[00:26:22] Andy Hite: Um, is uncovering the stories that we have around. Well, if they’re not pleased, then what? That feels dangerous that feels because we’ve created it was probably created for us in you right we had to become a certain type of person to feel safe and we’re we’re continuing that in adulthood so we we kind of uncover the story and challenge and when we do that we can see that oh good things happen.

[00:26:50] Andy Hite: When we’re emotionally intelligent and responsible and not just people, please.

[00:26:54] Steve Fretzin: Well, and there’s, uh, there’s the other side of it. Someone isn’t a people pleaser there. They’re just, you know, they’re the tyrant running around. They completely lack empathy. Yeah. Well, or, or yes, that might be part of it. And part of it is just such a big ego.

[00:27:09] Steve Fretzin: They can’t be wrong. And everybody needs to do things in lockstep with that individual. And there’s still a number of law firm owners that are working that are running like that. And I don’t know how they keep people, but they may be because they were, they’re paying them well, or because of they’re just too afraid to leave.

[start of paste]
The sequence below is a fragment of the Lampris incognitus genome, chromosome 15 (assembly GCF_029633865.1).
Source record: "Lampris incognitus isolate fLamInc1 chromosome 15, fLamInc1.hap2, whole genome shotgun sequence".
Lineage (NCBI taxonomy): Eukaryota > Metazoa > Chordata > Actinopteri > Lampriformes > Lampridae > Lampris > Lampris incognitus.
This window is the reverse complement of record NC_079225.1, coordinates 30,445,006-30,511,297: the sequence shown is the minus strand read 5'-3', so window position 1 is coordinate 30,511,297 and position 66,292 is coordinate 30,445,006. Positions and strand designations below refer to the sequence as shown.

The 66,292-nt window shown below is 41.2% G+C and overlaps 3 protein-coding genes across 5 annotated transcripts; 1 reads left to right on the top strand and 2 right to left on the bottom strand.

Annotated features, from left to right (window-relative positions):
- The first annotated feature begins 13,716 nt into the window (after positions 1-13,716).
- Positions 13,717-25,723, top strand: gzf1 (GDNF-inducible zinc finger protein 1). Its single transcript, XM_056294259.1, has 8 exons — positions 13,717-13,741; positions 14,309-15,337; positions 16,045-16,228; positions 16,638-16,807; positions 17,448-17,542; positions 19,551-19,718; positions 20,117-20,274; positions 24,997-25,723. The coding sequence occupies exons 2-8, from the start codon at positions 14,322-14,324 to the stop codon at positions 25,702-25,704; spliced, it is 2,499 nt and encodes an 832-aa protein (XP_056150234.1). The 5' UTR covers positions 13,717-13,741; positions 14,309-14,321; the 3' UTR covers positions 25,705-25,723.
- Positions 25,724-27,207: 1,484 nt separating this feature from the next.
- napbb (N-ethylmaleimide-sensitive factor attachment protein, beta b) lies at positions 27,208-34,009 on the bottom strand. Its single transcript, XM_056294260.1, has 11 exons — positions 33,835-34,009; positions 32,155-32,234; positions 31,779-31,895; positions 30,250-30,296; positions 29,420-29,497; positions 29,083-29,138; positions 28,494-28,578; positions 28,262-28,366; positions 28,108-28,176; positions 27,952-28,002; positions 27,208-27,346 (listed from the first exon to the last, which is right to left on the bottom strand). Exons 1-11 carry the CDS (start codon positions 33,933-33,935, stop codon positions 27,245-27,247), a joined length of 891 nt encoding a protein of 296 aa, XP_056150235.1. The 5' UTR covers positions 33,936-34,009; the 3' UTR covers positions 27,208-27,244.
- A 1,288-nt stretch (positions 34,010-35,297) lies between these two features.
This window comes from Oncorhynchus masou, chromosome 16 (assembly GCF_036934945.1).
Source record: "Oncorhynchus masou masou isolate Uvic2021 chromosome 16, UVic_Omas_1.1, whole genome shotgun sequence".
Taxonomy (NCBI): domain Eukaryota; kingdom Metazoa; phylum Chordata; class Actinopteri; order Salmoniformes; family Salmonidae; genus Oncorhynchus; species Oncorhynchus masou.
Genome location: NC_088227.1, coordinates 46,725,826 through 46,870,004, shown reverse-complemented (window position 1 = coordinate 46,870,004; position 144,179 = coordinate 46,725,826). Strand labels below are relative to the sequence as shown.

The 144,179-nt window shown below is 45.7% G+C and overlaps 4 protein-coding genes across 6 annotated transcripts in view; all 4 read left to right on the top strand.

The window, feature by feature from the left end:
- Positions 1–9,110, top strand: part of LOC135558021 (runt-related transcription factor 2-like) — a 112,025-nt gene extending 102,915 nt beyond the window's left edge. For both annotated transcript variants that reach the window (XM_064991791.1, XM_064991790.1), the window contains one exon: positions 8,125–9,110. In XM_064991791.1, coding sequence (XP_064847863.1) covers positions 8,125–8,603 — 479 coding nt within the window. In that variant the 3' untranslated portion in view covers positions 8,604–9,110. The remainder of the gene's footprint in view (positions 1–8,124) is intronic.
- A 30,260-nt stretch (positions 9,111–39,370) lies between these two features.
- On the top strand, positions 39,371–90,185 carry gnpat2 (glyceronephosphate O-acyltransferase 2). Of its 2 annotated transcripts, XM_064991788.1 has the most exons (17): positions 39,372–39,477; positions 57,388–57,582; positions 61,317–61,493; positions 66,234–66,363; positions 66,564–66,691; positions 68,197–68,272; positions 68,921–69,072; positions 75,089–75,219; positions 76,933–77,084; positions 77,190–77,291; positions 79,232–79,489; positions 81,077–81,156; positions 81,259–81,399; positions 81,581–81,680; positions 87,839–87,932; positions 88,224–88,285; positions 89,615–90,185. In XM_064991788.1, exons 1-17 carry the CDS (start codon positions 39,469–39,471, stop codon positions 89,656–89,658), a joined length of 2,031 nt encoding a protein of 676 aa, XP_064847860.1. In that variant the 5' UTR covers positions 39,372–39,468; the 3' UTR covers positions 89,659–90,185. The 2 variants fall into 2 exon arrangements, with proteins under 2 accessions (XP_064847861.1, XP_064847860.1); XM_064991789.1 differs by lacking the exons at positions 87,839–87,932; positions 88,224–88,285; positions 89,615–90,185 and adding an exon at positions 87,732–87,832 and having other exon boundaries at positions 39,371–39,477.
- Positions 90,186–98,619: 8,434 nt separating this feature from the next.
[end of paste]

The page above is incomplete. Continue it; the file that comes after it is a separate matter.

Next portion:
[00:27:25] Steve Fretzin: I’m not sure, but that’s, that’s still happening too. Yeah, a very

[00:27:29] Andy Hite: autocratic, very, you know, domineering and that too, just like the people pleasing is a way that they’ve learned to get results in the world and it can be very frightening to release the rain and to not be domineering. Because they’re afraid if they don’t be that, um, that they won’t get their same result.

[00:27:48] Andy Hite: And that’s just not true. So there’s all, all of these ways we can grow as leaders, as humans, that will help us get to the next level.

[00:27:59] Steve Fretzin: Really, um, really interesting, Andy, and thank you for being so open about what you’re doing and how, how. You know, important leadership is and, and how it develops culture and it develops people and all that.